All registered Alabama voters may vote absentee this year. Here are the details

Secretary of State John Merrill mailing in his absentee ballot for the July 14 Primary Runoff Election. Photo via AL SOS on Facebook

Alabama Secretary of State John Merrill announced this week that any registered Alabama voter will be able to vote absentee this year. This is a big deal for the state—here’s what you need to know.

The Decision at a Glance

Voting is vital. Print + artwork from local creatives cushman print co. Check them out on Instagram

As we remain in the midst of a global pandemic, concern surrounding public health has lead to a broad conversation about absentee voting. Alabama has gained national attention when it comes to this issue.

After several rulings from different court systems, including the U.S. Supreme Court, a decision has been finalized when it comes to absentee voting in Alabama.

On July 20, Alabama Secretary of State John H. Merrill announced in this press release that anyone concerned about COVID-19 can apply for and cast an absentee ballot in 2020.

“Amid coronavirus concerns, it is important to remember that Alabamians who are concerned about contracting or spreading an illness have the opportunity to avoid the polls on Election Day by casting an absentee ballot.”

Secretary Merrill

How does this work?

This is a section of the absentee ballot application. Keep reading to see how it will work this year. Photo via Alabama Secretary of State

Formerly, you needed an “excuse” such as being out of the state, being a student or a member of the armed forces and therefore away from home, physical illness, etc. You can read the different options above.

Now, any qualified voter who “determines it is impossible or unreasonable to vote at their polling place” shall be eligible to select the box most appropriate to them.

State law allows the Secretary of State to issue absentee voting guidance during declared states of emergency (like a pandemic, for example). This law allows Secretary Merrill to encourage voters to check the box which reads as follows:

“I have a physical illness or infirmity which prevents my attendance at the polls. [ID REQUIRED]”

In Summary

Here’s the deal: if you are a registered voter, you can vote absentee regardless of circumstance. If any of the boxes above apply to you, you should select it. If none apply, but you still want to vote absentee, you should select the second box.

How do I get my ballot?

Wear it with pride! Photo via @element5digital on Unsplash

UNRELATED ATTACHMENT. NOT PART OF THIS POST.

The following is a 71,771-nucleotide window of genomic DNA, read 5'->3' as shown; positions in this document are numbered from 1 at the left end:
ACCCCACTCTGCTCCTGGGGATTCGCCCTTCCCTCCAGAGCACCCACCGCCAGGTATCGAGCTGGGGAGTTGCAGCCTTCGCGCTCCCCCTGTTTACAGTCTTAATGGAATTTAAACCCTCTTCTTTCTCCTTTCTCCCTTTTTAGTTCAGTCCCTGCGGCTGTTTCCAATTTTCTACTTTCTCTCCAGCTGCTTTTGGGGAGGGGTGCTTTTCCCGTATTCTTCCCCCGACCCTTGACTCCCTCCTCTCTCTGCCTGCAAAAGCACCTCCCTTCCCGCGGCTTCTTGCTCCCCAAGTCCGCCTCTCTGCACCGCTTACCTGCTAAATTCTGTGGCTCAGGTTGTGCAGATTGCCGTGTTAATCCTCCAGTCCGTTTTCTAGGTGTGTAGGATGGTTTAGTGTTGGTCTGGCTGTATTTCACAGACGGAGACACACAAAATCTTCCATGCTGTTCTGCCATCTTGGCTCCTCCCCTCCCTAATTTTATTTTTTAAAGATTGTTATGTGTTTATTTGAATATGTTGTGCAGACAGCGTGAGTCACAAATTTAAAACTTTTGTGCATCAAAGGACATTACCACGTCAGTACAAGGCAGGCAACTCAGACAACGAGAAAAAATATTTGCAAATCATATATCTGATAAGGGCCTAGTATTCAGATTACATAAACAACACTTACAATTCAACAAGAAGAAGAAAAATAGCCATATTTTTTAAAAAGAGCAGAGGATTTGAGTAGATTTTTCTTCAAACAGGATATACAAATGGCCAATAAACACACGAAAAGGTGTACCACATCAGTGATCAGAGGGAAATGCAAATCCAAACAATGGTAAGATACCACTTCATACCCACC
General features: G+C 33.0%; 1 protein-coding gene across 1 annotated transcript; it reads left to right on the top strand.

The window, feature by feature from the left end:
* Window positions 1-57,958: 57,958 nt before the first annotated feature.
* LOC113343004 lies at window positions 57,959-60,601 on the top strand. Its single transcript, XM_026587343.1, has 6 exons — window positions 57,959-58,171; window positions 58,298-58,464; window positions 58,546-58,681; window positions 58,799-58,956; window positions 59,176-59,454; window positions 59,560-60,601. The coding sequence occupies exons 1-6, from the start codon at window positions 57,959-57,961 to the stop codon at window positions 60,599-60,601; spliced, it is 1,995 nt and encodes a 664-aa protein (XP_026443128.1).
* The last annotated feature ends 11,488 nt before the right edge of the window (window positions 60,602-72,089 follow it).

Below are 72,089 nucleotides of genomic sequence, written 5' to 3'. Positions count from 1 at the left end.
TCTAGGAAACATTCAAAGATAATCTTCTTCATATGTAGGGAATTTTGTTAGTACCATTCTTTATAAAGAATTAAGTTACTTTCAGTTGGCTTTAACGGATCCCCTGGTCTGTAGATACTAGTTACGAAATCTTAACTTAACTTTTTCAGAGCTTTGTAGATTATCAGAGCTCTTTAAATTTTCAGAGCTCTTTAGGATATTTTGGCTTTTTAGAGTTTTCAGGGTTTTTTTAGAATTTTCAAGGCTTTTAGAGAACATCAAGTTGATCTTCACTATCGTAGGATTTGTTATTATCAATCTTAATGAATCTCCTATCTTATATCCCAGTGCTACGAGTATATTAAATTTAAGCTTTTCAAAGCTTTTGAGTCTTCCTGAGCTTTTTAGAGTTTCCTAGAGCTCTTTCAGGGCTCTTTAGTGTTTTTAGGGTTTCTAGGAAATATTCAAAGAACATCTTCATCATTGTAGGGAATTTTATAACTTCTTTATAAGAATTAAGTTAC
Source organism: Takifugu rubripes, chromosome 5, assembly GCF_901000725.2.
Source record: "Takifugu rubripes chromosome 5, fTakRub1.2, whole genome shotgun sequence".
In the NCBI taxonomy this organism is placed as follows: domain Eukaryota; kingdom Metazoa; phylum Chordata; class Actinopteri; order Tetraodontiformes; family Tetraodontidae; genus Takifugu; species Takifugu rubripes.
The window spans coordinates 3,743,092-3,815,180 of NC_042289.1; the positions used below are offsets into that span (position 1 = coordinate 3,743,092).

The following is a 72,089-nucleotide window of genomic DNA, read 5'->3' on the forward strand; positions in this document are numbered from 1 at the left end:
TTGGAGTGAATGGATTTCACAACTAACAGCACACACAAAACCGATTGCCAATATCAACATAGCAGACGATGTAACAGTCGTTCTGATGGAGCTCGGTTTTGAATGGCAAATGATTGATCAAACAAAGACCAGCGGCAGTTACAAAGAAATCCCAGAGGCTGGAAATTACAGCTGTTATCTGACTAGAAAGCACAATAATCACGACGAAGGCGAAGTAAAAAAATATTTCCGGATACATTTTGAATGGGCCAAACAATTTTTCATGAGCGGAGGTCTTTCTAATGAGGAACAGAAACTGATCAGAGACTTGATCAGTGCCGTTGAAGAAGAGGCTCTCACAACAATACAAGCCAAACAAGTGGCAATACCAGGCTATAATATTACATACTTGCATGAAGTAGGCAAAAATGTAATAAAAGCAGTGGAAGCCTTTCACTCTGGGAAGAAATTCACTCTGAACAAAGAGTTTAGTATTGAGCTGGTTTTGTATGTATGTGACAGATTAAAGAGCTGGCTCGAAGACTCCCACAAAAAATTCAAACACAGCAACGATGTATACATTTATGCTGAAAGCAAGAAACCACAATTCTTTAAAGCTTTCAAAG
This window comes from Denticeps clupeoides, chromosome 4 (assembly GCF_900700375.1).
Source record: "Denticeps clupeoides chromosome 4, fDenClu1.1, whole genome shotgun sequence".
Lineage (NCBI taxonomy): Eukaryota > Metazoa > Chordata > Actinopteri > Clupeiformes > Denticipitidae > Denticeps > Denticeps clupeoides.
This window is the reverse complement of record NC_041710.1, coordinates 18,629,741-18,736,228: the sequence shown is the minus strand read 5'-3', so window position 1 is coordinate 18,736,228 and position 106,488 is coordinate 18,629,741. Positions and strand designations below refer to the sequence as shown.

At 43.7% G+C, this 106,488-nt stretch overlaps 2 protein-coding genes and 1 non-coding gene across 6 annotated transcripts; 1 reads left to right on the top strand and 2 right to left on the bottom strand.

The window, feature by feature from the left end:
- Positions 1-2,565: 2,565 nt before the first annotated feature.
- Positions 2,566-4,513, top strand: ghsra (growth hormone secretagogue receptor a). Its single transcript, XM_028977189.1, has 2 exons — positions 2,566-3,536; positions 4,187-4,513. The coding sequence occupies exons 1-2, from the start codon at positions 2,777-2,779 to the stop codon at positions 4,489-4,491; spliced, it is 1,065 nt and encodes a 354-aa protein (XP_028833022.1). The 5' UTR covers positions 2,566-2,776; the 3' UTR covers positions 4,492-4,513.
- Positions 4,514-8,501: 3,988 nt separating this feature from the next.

If you prefer to vote absentee this year, for whatever reason, here are your next steps:

  1. Make sure you’re registered to vote. If you’re not currently registered, the next section can help you out.
  2. Access the absentee ballot application by one of these three methods: Access Online Application | Call your local Absentee Election Manager’s office | Contact the Secretary of State’s Office at (334) 242-7210 to request an absentee ballot application.
  3. Fill out the application and submit it. Note: you must include a copy of your valid photo identification.

Registration and Deadlines

The Alabama State Capitol Building. Photo via AL SOS on Facebook

If you have any questions about getting registered, finding your polling location if you prefer to vote in person, or any other voting-related question, be sure to check out this guide. It has all your answers and resources in one place.

These voter protections will be in place through the November 3, 2020, elections. Here are the voting dates for the rest of the year you need to know:

  • August 25: City elections in Jefferson County (if applicable)
  • October 19: Last day to register for the General Election
  • October 29: Last day to vote absentee for the General Election
  • November 3: General Election Day

If you’re curious to read more details about the decision and events leading up to it, check out this article by ACLU Alabama.

As always, be sure to follow Bham Now on social to keep up with everything buzzy in Birmingham, from the hottest bars to the latest in voter protection.

Want it all delivered straight to your inbox? Sign up for our free newsletter here.

Default image
Beth Cunningham
A Birmingham transplant who can usually be found hitting a new hiking trail or restaurant opening when she's not writing stories and snapping photos for Bham Now.
Articles: 768